Glycemic index differences of high-fat diets modulate primarily lipid metabolism in murine adipose tissue.

E.M. van Schothorst*, A. Bunschoten, E. Verlinde, P. Schrauwen, J. Keijer

*Corresponding author for this work

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van Schothorst EM, Bunschoten A, Verlinde E, Schrauwen P, Keijer J. Glycemic index differences of high-fat diets modulate primarily lipid metabolism in murine adipose tissue. Physiol Genomics 43: 942-949, 2011. First published June 14, 2011; doi: 10.1152/physiolgenomics.00042.2011.-A low vs. high glycemic index of a high-fat (HF) diet (LGI and HGI, respectively) significantly retarded adverse health effects in adult male C57BL/6J mice, as shown recently (Van Schothorst EM, Bunschoten A, Schrauwen P, Mensink RP, Keijer J. FASEB J 23: 1092-1101, 2009). The LGI diet enhanced whole body insulin sensitivity and repressed HF diet-induced body and white adipose tissue (WAT) weight gain, resulting in significantly reduced serum leptin and resistin levels and increased adiponectin levels. We questioned how WAT is modulated and characterized the molecular mechanisms underlying the glycemic index-mediated effects using whole genome microarrays. This showed that the LGI diet mainly exerts its beneficial effects via substrate metabolism, especially fatty acid metabolism. In addition, cell adhesion and cytoskeleton remodeling showed reduced expression, in line with lower WAT mass. An important transcription factor showing enhanced expression is PPAR-gamma. Furthermore, serum levels of triglycerides, total cholesterol, and HDL- and LDL-cholesterol were all significantly reduced by LGI diet, and simultaneously muscle insulin sensitivity was significantly increased as analyzed by protein kinase B/Akt phosphorylation. Cumulatively, even though these mice were fed an HF diet, the LGI diet induced significantly favorable changes in metabolism in WAT. These effects suggest a partial overlap with pharmacological approaches by thiazolidinediones to treat insulin resistance and statins for hypercholesterolemia. It is therefore tempting to speculate that such a dietary approach might beneficially support pharmacological treatment of insulin resistance or hypercholesterolemia in humans.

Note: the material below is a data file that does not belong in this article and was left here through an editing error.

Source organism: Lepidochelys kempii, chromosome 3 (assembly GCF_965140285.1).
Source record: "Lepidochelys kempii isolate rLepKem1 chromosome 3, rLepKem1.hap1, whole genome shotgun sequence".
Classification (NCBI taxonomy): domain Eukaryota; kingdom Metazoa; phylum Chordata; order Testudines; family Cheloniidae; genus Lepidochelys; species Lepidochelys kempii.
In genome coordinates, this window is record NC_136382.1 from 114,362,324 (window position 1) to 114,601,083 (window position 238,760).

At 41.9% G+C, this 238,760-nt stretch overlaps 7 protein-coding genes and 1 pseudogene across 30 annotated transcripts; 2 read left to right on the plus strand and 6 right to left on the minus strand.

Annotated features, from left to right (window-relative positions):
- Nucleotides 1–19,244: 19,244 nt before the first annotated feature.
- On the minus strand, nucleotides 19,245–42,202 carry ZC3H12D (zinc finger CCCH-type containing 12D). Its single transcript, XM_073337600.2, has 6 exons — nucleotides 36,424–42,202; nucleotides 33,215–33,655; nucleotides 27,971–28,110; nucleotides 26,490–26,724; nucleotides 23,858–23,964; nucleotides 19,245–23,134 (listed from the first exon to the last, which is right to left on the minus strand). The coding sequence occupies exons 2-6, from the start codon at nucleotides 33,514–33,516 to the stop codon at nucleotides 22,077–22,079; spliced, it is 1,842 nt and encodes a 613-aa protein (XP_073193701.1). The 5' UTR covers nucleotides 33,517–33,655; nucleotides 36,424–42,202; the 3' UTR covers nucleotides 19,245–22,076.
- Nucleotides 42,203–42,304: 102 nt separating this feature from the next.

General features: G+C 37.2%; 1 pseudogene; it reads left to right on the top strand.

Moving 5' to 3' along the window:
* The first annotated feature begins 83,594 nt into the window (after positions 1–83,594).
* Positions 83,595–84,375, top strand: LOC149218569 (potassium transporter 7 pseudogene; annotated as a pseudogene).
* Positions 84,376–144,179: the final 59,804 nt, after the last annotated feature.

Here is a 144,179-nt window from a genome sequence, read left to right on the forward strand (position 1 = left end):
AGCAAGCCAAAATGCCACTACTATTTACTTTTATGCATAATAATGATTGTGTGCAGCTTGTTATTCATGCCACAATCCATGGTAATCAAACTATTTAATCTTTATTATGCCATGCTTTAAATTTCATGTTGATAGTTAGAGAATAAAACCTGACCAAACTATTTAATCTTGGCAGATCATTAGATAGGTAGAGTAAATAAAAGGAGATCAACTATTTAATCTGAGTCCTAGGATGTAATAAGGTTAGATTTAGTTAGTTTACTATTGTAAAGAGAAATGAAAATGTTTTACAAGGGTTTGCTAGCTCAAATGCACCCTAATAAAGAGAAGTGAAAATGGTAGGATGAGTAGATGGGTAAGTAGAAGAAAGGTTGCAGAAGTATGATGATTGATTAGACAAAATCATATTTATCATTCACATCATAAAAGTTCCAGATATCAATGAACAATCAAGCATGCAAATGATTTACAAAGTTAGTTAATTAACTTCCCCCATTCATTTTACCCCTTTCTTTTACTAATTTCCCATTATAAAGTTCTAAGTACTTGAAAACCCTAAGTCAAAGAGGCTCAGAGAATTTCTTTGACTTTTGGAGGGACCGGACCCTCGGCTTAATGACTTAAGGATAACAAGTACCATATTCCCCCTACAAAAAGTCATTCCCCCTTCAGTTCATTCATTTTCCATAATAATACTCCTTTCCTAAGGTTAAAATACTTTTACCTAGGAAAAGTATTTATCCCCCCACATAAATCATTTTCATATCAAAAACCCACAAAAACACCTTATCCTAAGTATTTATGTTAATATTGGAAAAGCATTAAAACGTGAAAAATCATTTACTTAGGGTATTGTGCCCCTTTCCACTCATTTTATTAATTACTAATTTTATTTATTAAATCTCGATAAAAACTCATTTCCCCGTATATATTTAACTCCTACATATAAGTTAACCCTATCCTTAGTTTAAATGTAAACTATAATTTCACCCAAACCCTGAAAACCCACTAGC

Original languageEnglish
Pages (from-to)942-949
Number of pages8
JournalPhysiological genomics
Issue number15
Publication statusPublished - Aug 2011


  • dietary starch
  • transcriptomics
  • insulin sensitivity
  • humanized diet
  • C57BL/6J MICE

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